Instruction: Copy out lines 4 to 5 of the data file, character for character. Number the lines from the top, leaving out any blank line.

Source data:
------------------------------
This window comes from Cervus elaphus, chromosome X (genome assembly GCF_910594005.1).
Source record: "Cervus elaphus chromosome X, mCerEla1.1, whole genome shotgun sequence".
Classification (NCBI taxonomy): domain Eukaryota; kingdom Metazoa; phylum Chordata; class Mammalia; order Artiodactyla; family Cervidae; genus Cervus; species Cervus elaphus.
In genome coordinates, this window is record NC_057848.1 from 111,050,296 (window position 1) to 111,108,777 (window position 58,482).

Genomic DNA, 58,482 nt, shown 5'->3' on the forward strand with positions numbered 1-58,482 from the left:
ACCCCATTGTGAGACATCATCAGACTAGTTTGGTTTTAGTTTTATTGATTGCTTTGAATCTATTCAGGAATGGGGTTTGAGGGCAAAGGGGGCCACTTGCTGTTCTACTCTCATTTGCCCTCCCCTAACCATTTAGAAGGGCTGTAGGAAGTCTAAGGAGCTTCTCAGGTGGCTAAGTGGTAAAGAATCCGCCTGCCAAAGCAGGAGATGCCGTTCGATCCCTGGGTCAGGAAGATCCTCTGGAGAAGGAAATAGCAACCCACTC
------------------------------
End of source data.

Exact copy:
In genome coordinates, this window is record NC_057848.1 from 111,050,296 (window position 1) to 111,108,777 (window position 58,482).

Genomic DNA, 58,482 nt, shown 5'->3' on the forward strand with positions numbered 1-58,482 from the left: